Lacrosse comes back to Fond du Lac Reservation
Organizers of the first ever lacrosse camp at the Fond du Lac Reservation didn't start with the rules of the game, or a suggested fitness regimen. Instead, they started with a history lesson. The fact that lacrosse was first played by Native Amer...
Organizers of the first ever lacrosse camp at the Fond du Lac Reservation didn't start with the rules of the game, or a suggested fitness regimen. Instead, they started with a history lesson. The fact that lacrosse was first played by Native Americans - not prep school students - was the core of that discussion.
Professional lacrosse player Travis Hill told the 26 Native American teens, whether they knew it or not, lacrosse is in their blood.
"For Natives, there's a deeper connection to the game," said Hill. "We play for different reasons, mainly that it's 'The Creator's Game.' We play to entertain Him. It's a medicine game, too. If someone is sick, they'll call for a game to help them heal."
With the exception of a few boys who had played once or twice in physical education class at school, last week's free LAX-for-Life camp at Fond du Lac was the first time many of the attendees had played lacrosse.
Ranging in age from 12 to 16 (with all the accompanying shapes and sizes of boys in that stage of puberty), the campers embraced the game, learning more skills in the four-day camp than many players grasp in two years of playing, said Andy Arlotta, co-owner of Minnesota Swarm professional indoor lacrosse team.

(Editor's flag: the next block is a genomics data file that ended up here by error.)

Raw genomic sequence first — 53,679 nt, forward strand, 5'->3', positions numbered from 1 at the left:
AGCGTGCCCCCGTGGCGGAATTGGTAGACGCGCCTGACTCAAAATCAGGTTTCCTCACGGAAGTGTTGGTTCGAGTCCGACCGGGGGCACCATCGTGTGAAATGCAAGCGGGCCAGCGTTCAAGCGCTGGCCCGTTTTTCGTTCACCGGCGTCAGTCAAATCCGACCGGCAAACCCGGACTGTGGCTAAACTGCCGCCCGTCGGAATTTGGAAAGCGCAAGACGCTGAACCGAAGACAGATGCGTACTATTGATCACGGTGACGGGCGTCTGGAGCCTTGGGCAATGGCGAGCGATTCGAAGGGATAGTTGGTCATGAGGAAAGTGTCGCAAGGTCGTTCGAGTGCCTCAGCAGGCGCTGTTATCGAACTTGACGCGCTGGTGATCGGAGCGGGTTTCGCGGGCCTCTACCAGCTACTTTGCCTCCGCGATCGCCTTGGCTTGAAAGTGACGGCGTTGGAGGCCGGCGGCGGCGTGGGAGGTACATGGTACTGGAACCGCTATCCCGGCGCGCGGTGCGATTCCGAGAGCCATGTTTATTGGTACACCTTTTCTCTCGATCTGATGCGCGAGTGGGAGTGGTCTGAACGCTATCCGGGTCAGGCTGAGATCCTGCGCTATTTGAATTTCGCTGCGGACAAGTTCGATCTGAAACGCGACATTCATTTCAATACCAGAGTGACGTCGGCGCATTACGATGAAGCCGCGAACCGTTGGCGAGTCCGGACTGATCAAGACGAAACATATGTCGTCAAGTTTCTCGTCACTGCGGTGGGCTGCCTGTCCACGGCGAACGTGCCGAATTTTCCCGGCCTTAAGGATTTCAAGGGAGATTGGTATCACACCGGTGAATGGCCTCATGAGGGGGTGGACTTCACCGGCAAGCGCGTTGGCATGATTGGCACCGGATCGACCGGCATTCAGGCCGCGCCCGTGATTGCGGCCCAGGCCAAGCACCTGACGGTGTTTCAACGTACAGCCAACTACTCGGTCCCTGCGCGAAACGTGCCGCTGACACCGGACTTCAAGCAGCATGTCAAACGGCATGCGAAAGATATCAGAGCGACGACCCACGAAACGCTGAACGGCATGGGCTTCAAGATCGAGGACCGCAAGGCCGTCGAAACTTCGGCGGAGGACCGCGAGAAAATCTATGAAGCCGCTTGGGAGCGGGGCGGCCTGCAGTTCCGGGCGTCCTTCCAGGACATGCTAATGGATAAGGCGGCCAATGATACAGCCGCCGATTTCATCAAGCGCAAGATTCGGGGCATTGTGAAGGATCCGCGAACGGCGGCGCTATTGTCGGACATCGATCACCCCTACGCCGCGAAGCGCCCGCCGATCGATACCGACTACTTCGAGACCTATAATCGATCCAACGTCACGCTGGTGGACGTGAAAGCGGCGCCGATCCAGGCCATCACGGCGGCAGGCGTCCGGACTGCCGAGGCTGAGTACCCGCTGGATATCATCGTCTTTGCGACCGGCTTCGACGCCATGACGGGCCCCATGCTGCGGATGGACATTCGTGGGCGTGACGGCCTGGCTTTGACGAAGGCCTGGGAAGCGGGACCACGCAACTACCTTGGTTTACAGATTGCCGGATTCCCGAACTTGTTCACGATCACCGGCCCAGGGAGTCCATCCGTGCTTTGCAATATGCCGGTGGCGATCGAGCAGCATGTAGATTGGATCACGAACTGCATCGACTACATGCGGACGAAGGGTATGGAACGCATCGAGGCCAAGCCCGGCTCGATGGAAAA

Area residents embraced the game as well, stopping their cars to watch from the sidelines as the young men trained and scrimmaged each other.
In their helmets, with shoulder and chest pads covered by either a blue or white jersey, it wasn't easy to tell which players were local boys and which came from other reservations in Minnesota and Wisconsin.
No matter. They were learning together, playing together and growing together.
Although Native Americans were playing lacrosse in the Great Lakes region as long as 900 years ago, the sport was nearly lost to its first practitioners. After Montreal dentist William George Beers wrote up formal rules of field lacrosse in the 1860s, the sport gained popularity in Canada as well as the U.K. In 1880 all Native Americans were banned from international competition because it was discovered a few had taken money (likely to pay for travel) to play amateur field lacrosse. The ban would last more than 100 years. Natives who still played were marginalized, because they were unable to play at the sport's highest level.
Enter, box lacrosse. Box lacrosse has fewer players (six on a side), no goalie and moves much more quickly than the 10-on-10 field game. According to a recent Sports Illustrated article on the Iroquois Nationals team, box lacrosse was invented in 1930 "to take advantage of unused hockey rinks" and quickly swept across reservations, mostly on the eastern coast of both the United States and Canada.
In Minnesota, however, the sport didn't experience the same revival.